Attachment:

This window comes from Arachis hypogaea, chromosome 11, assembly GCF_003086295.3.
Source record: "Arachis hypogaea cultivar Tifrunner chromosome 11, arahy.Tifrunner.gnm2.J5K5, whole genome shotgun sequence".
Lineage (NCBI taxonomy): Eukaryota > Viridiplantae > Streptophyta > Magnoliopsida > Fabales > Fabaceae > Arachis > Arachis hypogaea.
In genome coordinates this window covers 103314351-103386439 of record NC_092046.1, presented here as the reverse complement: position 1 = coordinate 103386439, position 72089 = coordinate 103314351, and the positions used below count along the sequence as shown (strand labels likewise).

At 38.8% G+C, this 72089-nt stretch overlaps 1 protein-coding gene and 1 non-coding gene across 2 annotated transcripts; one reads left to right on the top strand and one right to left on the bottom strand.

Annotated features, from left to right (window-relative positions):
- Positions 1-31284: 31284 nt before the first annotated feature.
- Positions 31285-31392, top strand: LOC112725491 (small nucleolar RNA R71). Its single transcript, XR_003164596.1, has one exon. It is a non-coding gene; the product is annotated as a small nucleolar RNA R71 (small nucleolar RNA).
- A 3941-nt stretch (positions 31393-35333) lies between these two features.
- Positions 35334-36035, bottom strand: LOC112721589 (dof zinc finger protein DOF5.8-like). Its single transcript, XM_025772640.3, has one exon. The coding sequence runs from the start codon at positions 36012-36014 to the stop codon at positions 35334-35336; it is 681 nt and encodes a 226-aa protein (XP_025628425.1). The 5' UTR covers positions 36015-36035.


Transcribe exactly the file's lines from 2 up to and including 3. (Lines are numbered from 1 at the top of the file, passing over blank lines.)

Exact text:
Source record: "Arachis hypogaea cultivar Tifrunner chromosome 11, arahy.Tifrunner.gnm2.J5K5, whole genome shotgun sequence".
Lineage (NCBI taxonomy): Eukaryota > Viridiplantae > Streptophyta > Magnoliopsida > Fabales > Fabaceae > Arachis > Arachis hypogaea.